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Mac OS X 10.1

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Title: Mac OS X 10.1  
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Subject: Mac OS X 10.0, OS X, Finder (software), AirPort Utility, History of iTunes
Collection: 2001 Software, Discontinued Operating Systems, Os X, Powerpc Operating Systems
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Mac OS X 10.1

Mac OS X 10.1 Puma
A version of the Mac OS X operating system
Screenshot of Mac OS X 10.1 Finder and System Preferences
Developer Apple Computer
Source model Closed source (with open source components)
Released to
manufacturing
September 25, 2001
Latest release 10.1.5 / June 6, 2002 (2002-06-06)[1]
Platforms PowerPC
Kernel type Hybrid (XNU)
License Apple Public Source License (APSL) and Apple end-user license agreement (EULA)
Preceded by Mac OS X v10.0 Cheetah
Succeeded by Mac OS X v10.2 Jaguar
Support status
Unsupported as of June 2014

Mac OS X version 10.1, code named Puma, is the second major release of Mac OS X, Apple's desktop and server operating system. It superseded Mac OS X 10.0 and preceded Mac OS X 10.2. Version 10.1 was released on September 25, 2001 as a free update for Mac OS X 10.0 users. The operating system was handed out for no charge by Apple employees after Steve Jobs' keynote speech at the Seybold publishing conference in San Francisco. It was subsequently distributed to Mac users on October 25, 2001 at Apple Stores and other retail stores that carried Apple products. The operating system was better received than Mac OS X 10.0, although critics claimed that the operating system was still lacking some features and was plagued with bugs.

Contents

  • System requirements 1
  • Features 2
  • Criticism and Problems 3
    • Mac OS X 10.1 as the default operating system on new Macs 3.1
  • Release history 4
  • References 5
  • External links 6

System requirements

Supported computers:

RAM:

  • 128 megabytes[2] (MB) (unofficially 64 MB minimum)

Hard Drive Space:

Features

Apple introduced many features that were missing from the previous version, as well as improving overall system performance.

This system release brought some major new features to the Mac OS X platform:

  • Performance enhancements — Mac OS X 10.1 introduced large performance increases throughout the system.
  • Easier CD and DVD burning — better support in Finder as well as in iTunes
  • DVD playback support — DVDs can be played in Apple DVD Player
  • More printer support (200 printers supported out of the box) — One of the main complaints of version 10.0 users was the lack of printer drivers, and Apple attempted to remedy the situation by including more drivers, although many critics complained that there were still not enough.
  • Faster 3D (OpenGL performs 20% faster) — The OpenGL drivers, and handling were vastly improved in this version of Mac OS X, which created a large performance gap for 3D elements in the interface, and 3D applications.
  • Improved AppleScript — The scripting interface now allows scripting access to many more system components, such as the Printer Center, and Terminal, thus improving the customizability of the interface. As well, Apple introduced AppleScript Studio, which allows a user to create full AppleScript applications in a simple graphical interface.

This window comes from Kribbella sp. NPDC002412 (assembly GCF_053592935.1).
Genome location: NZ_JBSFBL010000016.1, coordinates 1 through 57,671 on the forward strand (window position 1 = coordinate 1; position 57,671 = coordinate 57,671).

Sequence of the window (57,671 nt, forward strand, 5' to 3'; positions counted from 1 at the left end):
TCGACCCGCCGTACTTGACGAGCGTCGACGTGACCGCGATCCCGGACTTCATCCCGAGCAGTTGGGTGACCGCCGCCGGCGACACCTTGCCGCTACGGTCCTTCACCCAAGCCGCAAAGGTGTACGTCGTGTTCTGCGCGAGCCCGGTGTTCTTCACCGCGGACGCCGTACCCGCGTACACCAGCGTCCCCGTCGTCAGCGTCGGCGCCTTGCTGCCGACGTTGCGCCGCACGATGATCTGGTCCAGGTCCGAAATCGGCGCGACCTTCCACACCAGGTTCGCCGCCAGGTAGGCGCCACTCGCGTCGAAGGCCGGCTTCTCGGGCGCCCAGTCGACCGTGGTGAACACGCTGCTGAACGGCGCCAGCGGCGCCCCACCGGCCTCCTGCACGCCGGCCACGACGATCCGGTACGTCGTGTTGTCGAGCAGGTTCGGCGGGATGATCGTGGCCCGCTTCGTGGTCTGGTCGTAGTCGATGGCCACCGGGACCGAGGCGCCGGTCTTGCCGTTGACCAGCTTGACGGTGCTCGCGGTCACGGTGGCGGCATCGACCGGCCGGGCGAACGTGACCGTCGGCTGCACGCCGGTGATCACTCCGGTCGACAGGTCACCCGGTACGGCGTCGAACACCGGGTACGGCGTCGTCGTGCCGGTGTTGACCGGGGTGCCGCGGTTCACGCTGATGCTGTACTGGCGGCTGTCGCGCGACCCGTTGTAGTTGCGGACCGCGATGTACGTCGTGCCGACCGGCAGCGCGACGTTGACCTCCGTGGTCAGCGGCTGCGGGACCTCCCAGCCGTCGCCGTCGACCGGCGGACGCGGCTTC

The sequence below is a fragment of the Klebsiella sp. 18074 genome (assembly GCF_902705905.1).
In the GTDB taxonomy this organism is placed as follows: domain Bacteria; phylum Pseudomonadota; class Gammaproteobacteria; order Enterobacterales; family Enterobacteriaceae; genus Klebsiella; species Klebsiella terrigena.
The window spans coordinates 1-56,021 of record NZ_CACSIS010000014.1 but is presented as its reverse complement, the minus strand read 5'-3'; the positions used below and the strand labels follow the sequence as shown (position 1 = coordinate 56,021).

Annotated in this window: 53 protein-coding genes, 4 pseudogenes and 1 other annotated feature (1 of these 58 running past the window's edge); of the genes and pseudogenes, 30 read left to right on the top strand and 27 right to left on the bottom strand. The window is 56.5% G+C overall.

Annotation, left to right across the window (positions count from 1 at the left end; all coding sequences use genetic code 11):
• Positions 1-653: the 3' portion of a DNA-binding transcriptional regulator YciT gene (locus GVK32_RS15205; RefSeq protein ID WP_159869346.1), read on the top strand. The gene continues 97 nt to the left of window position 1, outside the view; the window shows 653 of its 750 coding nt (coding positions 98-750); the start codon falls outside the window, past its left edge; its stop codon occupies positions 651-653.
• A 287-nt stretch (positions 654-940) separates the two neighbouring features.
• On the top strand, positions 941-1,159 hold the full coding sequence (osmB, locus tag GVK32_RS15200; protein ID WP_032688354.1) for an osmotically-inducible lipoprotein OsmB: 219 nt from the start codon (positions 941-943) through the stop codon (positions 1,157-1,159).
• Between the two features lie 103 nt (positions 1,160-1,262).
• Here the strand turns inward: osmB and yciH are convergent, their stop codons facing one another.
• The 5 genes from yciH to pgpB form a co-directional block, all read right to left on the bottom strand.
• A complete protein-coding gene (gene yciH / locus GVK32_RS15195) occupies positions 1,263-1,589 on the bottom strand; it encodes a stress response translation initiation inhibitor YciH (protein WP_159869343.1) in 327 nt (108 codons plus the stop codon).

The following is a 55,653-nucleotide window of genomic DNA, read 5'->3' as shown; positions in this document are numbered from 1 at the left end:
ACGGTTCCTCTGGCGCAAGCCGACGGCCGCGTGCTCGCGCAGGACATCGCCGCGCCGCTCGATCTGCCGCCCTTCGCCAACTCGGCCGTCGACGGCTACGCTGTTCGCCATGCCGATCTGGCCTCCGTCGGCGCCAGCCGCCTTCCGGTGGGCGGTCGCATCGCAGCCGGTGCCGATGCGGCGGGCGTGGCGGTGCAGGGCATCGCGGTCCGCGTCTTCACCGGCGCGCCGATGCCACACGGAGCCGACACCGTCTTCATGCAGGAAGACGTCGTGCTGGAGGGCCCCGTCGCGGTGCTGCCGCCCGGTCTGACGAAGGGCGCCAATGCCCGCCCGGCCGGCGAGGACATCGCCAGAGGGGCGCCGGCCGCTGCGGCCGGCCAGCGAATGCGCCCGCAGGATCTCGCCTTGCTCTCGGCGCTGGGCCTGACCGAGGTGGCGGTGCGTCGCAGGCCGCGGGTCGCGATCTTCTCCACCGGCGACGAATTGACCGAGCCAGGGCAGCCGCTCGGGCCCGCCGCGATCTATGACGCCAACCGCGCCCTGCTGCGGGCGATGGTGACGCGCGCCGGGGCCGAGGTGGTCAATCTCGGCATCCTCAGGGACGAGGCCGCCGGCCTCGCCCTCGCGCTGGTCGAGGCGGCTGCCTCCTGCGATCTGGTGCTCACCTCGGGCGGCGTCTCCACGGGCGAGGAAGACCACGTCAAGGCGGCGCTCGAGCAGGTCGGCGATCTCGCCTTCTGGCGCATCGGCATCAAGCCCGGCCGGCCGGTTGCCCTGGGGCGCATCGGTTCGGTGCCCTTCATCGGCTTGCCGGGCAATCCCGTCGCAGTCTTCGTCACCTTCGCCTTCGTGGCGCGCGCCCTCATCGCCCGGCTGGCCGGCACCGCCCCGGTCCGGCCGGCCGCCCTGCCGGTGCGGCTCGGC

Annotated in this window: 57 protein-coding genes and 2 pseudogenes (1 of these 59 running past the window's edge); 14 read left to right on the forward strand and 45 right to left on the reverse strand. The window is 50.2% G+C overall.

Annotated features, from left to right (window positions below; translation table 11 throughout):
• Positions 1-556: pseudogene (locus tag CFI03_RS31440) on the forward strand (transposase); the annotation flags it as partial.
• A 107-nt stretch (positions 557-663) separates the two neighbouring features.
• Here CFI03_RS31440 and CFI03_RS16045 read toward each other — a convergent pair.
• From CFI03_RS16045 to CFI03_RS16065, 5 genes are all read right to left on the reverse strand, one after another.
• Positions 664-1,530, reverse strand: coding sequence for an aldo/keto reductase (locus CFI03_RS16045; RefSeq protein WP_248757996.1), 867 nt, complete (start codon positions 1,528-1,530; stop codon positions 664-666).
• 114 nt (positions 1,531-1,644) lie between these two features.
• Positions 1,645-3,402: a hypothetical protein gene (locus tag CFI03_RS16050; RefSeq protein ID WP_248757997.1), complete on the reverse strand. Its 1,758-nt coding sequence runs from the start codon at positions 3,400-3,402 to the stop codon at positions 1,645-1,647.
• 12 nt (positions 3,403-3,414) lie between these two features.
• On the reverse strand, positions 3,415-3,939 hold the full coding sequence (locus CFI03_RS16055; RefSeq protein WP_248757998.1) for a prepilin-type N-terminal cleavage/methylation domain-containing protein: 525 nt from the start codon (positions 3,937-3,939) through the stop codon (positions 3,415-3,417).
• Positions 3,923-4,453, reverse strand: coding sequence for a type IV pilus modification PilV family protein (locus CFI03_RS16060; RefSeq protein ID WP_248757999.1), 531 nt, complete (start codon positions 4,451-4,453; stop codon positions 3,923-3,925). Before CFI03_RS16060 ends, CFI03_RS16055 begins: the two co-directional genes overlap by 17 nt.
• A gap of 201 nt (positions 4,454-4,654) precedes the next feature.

• Improved filehandling - The Finder was enhanced to optionally hide file extensions on a per-file basis. The Cocoa API was enhanced to allow developers to set traditional Mac type and creator information directly without relying on Carbon to do it.[3]
  • ColorSync 4.0, the color management system and API.
  • Image Capture, for acquiring images from digital cameras and scanners.

Criticism and Problems

Although version 10.1 was a more efficient operating system than its predecessor, it still received its share of criticism.

  • System performance — Although system performance in version 10.1 was greatly improved, it was still deemed 'not enough' for many to adopt Mac OS X as their main operating system.
  • Minor upgrade — While version 10.1 made some significant headway, many users criticized the step between versions 10.0 and 10.1 as not large enough. The user interface was said to have barely changed at all, and significant bugs still existed, some that caused entire system crashes.

Mac OS X 10.1 as the default operating system on new Macs

Critics claimed that Mac OS X was still not fully developed in terms of reliability or functionality, and as such could not be used as a main operating system under normal conditions. They believed that Apple's use of Mac OS 9 as the default booting operating system on new computers illustrated their point. Apple switched to using Mac OS X as the default with the 10.1.2 release.[4]

Release history

Version Build Date OS name Notes
10.1 5G64 September 25, 2001 Darwin 1.4.1 Original retail CD-ROM release; 5L14 and 5L17b available after certain security updates
10.1.1 5M28 November 12, 2001 Darwin 5.1 Mac OS X Update 10.1.1: Information and Download
10.1.2 5P48 December 21, 2001 Darwin 5.2 Mac OS X Update 10.1.2: Information and Download
10.1.3 5Q45 February 19, 2002 Darwin 5.3 Mac OS X Update 10.1.3: Information and Download
10.1.4 5Q125 April 17, 2002 Darwin 5.4 Mac OS X Update 10.1.4: Information and Download
10.1.5 5S60 June 5, 2002 Darwin 5.5 Mac OS X Update 10.1.5: Information and Download; 5S66 after networking update

References

  1. ^ http://docs.info.apple.com/article.html?artnum=122010
  2. ^ a b c "Mac OS X 10.1: Software". Amazon.com. Retrieved June 21, 2011. 
  3. ^ http://www.cocoabuilder.com/archive/cocoa/38552-mac-os-10-1-file-name-extension-guidelines.html
  4. ^ "Apple Makes Mac OS X the Default Operating System on All Macs". Apple. Retrieved September 2, 2013. 

External links

Preceded by
OS X 10.0
OS X 10.1
2001
Succeeded by
OS X 10.2
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